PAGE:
One good example is that of Ruby Receptionists. Prior to 2005, it was a firm known as WorkSource Inc., whose remit then (as now) was to provide virtual receptionists to small and medium-sized businesses who didn’t need to (or didn’t want to) kit out with a full-time receptionist. Through the case study we are shown that the firm doing the re-id, Portland’s Sockeye Creative, identified the bigger picture–WorkSource didn’t merely need a new logo, but a new ID approach, because the old one didn’t really fit the way the company plied their trade. Sockeye nailed it with a name that tugs classic societal heartstrings, evoking an era when front-line employees served the customer with precision and pride, and the image of the crackerjack front desk secretary from those days.

Each example of the 50 (covering a wide range of companies serviced by a wide array of professional creatives) delves into the concerns, process, and perils of traversing the re-ID journey in just such detail, providing interest as well as illumination. While not a ‘how to’ book, a professional will see this as a ‘how might I/we’ book; Fisher shows a touch, as he did in his previous HOW book(The Savvy Designer’s Guide to Success) for lively prose that makes you feel as though you are being talked to, and the enthusiasm of a passionate, expert explainer. He also provides a valuable ‘setting of the table’ in the prelude section “Identity Crises In Public”, which is a short, delightfully-opinionated view of some recent rebrandings, including Sprint, Intel, Nextel, AT&T, and even the new Quark, Inc.

One thing we found in showing the book to some of our non-design-oriented friends was how popular it became amongst them. When they saw us reading it, they though maybe it was yet another design book for designers; when they got a chance to look into it, they couldn’t put it down–we had to pry it out of their hands just to get it back!

We’ve long felt that the public at large is more interested in design than they think they are, and for us, Identity Crisis! serves as evidence, aided and abetted by Jeff Fisher’s friendly style. This book will find a home not only on designer’s shelves but also the bookshelves of those who just plain like design and good writing.

Ork Posters – Neighborhoods As Typographic Art

There is not a lot of neighborhood information in the maps published as posters by Ork Posters–just lines, cities divided into compartments filled with DIN Engschrift type. They sort of ask you to create your own truth for them … or at least get lost in the play of plain type and shapes.

Ork Designs Chicago

A section of the Ork Poster neighborhood map of Chicago, from screenshot (design copyright Ork Posters)

According to the press info, the designer, Jenny Boerkrem, was looking for a Chicago neighborhoods map–but wanted something different:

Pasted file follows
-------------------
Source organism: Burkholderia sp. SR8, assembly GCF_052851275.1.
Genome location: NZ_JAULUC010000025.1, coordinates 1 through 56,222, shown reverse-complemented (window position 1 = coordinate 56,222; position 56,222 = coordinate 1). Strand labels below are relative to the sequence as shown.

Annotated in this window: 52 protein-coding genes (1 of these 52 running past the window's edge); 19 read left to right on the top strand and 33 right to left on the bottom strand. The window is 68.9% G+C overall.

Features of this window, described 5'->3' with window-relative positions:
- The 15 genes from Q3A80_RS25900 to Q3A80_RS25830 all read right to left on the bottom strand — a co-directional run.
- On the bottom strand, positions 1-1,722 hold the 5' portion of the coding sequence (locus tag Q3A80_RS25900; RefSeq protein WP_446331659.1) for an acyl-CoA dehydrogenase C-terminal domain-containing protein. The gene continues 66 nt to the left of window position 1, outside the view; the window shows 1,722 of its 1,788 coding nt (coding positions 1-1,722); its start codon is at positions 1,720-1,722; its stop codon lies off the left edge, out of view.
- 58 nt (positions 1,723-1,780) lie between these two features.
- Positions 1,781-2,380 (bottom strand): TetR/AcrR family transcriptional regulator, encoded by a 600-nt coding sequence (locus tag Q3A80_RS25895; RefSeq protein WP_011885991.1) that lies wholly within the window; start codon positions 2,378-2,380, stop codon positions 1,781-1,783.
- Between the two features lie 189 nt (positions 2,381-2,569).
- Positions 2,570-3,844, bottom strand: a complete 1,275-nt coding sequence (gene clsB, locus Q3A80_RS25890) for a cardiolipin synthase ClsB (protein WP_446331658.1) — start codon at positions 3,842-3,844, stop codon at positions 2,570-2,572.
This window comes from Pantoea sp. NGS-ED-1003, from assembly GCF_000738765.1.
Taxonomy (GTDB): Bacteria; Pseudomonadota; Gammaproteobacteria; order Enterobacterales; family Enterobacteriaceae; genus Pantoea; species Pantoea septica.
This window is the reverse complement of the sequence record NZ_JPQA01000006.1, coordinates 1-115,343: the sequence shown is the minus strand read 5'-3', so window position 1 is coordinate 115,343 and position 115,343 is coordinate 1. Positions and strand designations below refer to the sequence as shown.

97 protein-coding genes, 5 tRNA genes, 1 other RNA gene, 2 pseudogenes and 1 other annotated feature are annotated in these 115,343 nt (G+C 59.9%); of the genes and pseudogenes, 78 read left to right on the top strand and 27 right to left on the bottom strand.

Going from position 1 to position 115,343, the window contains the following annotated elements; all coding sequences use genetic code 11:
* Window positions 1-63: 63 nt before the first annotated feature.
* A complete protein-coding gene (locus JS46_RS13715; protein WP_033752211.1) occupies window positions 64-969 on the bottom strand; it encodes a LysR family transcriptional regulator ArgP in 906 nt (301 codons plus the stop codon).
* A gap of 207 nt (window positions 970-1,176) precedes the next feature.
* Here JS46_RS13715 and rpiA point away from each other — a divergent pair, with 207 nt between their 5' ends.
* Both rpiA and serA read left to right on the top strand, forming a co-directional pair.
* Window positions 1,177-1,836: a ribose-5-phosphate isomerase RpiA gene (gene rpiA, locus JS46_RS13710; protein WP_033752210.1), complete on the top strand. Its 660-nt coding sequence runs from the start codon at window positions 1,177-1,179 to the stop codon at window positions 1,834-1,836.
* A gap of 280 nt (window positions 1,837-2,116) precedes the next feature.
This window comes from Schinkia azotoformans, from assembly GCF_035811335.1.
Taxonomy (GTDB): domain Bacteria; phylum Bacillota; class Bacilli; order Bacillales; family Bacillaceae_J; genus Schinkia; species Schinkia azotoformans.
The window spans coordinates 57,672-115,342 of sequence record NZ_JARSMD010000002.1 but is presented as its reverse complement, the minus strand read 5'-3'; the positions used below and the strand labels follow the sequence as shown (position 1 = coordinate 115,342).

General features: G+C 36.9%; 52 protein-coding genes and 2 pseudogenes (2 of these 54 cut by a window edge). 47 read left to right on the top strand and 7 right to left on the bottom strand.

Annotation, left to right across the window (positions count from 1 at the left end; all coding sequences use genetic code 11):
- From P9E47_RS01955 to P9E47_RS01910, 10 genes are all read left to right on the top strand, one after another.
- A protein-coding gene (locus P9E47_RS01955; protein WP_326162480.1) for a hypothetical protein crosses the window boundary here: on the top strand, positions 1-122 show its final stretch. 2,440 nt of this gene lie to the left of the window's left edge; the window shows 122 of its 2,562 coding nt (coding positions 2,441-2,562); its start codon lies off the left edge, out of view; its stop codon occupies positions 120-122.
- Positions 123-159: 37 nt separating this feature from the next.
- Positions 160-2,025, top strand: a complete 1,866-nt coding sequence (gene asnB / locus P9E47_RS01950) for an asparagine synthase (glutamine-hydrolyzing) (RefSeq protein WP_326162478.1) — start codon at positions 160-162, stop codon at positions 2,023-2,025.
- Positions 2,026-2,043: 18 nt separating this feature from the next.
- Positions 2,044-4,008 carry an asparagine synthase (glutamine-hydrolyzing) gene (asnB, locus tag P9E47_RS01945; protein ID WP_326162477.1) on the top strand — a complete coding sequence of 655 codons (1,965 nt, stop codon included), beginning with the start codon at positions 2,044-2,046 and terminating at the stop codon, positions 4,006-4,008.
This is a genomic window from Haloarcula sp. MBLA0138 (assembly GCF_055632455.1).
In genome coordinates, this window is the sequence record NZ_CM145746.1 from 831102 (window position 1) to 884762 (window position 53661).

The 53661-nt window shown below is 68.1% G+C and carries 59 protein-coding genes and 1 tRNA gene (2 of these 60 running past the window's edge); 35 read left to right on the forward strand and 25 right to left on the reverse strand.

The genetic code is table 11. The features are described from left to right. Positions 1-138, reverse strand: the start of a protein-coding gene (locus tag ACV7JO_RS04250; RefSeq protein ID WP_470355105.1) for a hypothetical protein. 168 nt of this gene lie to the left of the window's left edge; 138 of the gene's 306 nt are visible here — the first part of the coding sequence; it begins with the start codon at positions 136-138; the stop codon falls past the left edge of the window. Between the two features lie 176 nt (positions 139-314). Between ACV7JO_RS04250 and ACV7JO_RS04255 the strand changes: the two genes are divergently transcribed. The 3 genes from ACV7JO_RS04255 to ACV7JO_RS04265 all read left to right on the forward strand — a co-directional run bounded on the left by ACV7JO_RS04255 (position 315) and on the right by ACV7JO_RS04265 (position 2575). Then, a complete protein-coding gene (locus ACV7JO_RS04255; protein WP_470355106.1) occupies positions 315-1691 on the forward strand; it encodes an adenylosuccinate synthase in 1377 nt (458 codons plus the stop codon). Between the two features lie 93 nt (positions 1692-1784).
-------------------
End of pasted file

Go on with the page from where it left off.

By ditching the ‘vintage, illustrated’ look of traditional neighborhood maps, Ork designs its posters in a style characterized by originality, simplicity and modernity

The results (as can be seen in the illustration above) are rather refreshing in a less-is-more, find-your-own-truth way. If you like the idea of interesting shapes and type labels being liberated for energetic play–and really if you just like expressive maps with an adventurous point-of-view, you’ll like Ork Posters.

The press info goes into a bit more depth, putting the aim very well:

Ork’s design deduces each neighborhood to a certain ‘one-ness’, forgetting the stereotypes and differentiations, and reminding us that we, and our areas of living, are part of one larger community. Extending this idea, Ork hopes its line of posters not only function as a map, but also expand one’s sense of community beyond that of our immediate surroundings

They run $22 per copy, and so far come in editions for Chicago, Brooklyn, Manhattan, Boston, and San Francisco. To purchase and to check availability (and to see the Ork Posters line) go to

The Gallery Of Regrettable Type: We’ll Pass On This Party

Contributor Jeff Marshall sends along this example of a party for the eyes, proving, sometimes, too much is indeed more than enough:

Florida's natural package

All those type sizes! All those colors! I was still drowsy from sleep when I looked at that; that scene of the two all-fruit fruit juice nugget factory workers fleeing in terror from the explosion at the factory cleared that up. I just hope they made it out okay. Reuters, are you on this one?

Type wise, while we wouldn’t say the type choices on this are inappropriate, there’s just something that’s much too much about this one. Maybe it’s the combination of embowed type and slanted type and unless it’s bowed with the brand name, the type really isn’t working with each other. It’s just a big chaos. There ought to be some way of dialing this back just a bit while still keeping it a riot for the eyes. How that would work, we’ll leave as an exercise for our readers.

Remember, if that type puts a tear in your eye, we want to see it too (just accept it). Thanks be to Jeff for his submission; your submssions be to here!.

FontLab Releases New ScanFont 5 As Plug-in

ScanFont 5 Splash

FontLab have updated their ScanFont utility–a program that enables designers to trace scanned fonts, important in artistic design aspects such as creating fonts from handwriting–and have released version 5. This version works as a plug-in to their major utilities, according to FontLab’s Ted Harrison:

This new version of ScanFont acts as a plugin for any of our font editors – TypeTool, Asiafont Studio, and FontLab Studio (and soon Fontographer, too). SF5 is optimized for scanning glyphs for autotracing into fonts, but it also gives you complete control over the scanning and autotrace process. You can adjust trace tolerance, curve fit and linearity to suit your subject, thus assuring the cleanest and most accurate scan possible so that the final font character requires little or no editing.

The pricing is $99 for a new copy, and upgrading from earlier ScanFonts is $29.95. Full details can be found and FontLab’s announcement here.